The Panel also wants to make topping up pay outs to ensure larger monthly amount in future easier for members. An Enhanced Retirement Sum would be established that will allow members to add savings or cash to their premiums. It is likely that this ERS would be three time the BRS. If, for example, you wished to top up in 2016, this would be capped at $241,500.
Another key recommendation involves the concept of deferral, which would allow members to put off their retirement provisions until the age of 70. As well as allowing them more time to save more money for retirement, this will also help those who wish to work past retirement age, a phenomenon that is becoming more and more popular in Singapore.
Law and order in Singapore  
Recently, a Singaporean insurance agent was sentenced to a 14 day detention order for an assault on a taxi driver. The assault took place when a 23 year old punched a driver, after drinking in Clarke Quay with friends. He had argued with the driver over the $18 fare in the run up to the incident.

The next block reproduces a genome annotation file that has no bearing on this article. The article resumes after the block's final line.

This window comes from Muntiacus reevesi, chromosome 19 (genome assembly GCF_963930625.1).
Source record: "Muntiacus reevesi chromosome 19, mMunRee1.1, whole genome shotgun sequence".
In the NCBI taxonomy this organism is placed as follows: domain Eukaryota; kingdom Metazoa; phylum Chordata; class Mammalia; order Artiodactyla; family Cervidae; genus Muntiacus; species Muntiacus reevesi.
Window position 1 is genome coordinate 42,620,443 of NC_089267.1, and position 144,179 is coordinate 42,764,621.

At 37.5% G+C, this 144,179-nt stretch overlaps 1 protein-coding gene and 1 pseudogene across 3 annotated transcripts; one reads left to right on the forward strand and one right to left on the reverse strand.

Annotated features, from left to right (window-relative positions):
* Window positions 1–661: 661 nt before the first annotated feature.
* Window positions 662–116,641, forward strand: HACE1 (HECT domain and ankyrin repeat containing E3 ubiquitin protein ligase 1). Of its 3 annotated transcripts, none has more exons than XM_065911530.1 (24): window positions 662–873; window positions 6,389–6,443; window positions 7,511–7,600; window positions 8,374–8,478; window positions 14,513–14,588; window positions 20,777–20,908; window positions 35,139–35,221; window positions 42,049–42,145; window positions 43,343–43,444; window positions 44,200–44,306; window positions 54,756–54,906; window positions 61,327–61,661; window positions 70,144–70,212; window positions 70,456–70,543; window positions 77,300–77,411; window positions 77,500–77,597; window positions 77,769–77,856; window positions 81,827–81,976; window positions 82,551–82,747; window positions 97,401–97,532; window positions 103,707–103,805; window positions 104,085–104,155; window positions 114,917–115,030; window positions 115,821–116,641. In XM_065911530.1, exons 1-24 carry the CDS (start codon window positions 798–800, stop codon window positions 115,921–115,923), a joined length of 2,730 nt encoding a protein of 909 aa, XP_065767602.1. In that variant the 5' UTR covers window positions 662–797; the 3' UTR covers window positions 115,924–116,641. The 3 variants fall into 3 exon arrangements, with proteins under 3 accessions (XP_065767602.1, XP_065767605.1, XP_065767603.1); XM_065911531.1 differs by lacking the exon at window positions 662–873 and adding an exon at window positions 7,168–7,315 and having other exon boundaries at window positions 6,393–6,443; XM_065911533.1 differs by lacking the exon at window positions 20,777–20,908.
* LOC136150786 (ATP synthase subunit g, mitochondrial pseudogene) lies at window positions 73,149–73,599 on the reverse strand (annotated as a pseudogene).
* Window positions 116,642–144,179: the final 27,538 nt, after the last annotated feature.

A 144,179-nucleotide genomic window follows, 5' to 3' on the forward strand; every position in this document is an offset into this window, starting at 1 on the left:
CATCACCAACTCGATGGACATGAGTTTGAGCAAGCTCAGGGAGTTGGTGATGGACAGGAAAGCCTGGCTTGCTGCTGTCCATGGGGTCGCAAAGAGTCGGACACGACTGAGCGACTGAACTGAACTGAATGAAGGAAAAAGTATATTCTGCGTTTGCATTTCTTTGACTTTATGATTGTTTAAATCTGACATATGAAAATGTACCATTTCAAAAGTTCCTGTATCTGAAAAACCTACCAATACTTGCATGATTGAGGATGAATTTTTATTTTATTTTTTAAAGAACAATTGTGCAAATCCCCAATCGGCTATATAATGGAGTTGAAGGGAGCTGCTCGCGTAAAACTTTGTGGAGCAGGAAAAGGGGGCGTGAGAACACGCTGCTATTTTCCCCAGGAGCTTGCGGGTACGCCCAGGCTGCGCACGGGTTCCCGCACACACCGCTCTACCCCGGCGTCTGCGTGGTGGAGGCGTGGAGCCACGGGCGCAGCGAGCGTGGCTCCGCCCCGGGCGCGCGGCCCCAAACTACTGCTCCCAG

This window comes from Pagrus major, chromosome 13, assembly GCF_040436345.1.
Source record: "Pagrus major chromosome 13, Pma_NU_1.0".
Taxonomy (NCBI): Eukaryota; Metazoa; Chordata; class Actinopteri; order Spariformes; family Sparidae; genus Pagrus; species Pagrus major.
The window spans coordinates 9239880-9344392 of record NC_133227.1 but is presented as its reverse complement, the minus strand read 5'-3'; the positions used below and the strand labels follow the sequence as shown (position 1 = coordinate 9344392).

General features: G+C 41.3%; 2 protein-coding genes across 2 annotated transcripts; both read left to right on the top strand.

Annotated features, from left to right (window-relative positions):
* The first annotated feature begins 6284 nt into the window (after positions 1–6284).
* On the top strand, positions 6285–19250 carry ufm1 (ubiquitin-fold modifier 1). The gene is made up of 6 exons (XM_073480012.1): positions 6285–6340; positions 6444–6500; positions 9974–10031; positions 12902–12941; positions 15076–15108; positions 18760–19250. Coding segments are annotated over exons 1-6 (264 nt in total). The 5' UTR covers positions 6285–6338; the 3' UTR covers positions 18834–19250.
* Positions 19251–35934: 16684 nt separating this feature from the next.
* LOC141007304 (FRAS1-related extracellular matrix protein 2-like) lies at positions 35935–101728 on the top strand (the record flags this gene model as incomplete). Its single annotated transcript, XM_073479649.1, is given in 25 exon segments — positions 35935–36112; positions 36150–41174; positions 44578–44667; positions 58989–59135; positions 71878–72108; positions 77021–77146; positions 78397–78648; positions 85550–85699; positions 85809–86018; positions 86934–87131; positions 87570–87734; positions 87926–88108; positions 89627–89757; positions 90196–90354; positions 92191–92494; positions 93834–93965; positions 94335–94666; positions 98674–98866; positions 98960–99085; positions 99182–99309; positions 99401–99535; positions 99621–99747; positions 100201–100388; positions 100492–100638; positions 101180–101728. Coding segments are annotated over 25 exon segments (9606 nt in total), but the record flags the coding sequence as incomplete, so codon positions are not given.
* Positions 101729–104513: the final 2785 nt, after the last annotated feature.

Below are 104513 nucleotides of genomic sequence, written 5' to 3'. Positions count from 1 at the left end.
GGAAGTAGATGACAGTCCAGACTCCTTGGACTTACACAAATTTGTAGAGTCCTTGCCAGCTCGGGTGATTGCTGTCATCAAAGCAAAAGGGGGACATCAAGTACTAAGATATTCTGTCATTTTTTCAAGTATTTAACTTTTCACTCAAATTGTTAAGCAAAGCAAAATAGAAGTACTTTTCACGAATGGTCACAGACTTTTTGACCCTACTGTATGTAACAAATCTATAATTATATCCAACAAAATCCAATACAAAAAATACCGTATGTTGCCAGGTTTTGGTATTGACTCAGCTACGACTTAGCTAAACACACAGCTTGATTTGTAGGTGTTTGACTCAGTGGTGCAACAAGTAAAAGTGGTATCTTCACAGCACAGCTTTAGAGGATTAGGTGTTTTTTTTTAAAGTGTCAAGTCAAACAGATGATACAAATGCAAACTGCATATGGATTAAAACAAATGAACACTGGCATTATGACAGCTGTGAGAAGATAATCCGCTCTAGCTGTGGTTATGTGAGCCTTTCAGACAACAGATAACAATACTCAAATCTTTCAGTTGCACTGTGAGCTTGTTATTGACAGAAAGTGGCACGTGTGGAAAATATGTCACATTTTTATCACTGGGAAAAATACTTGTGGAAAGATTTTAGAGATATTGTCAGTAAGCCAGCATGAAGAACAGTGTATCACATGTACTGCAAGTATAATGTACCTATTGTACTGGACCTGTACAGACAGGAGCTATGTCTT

Though his eventual punishment was far smaller than the potential five years in prison that Lai could have served, it is interesting to note that the story was quite big news in Singapore. In this bustling, multicultural melting pot of a state, with a population of over 5 million people crammed onto a 716 km² island, incidents are extremely rare. In a similarly densely packed, business-heavy urban area, like, say, Paris, New York or London, such a story would barely be a story or, at least, certainly not a story that would grab many headlines.
The reason for this is that Singapore is one of the most peaceful, safe and non-violent states in the world. This fact, as much as the low tax rates, superb education, gorgeous weather and pro-business legal system, contributes massively to why so many people are now coming here to work, study and live.
So how do the Singaporean authorities manage to keep the peace so effectively?
Singaporean law and order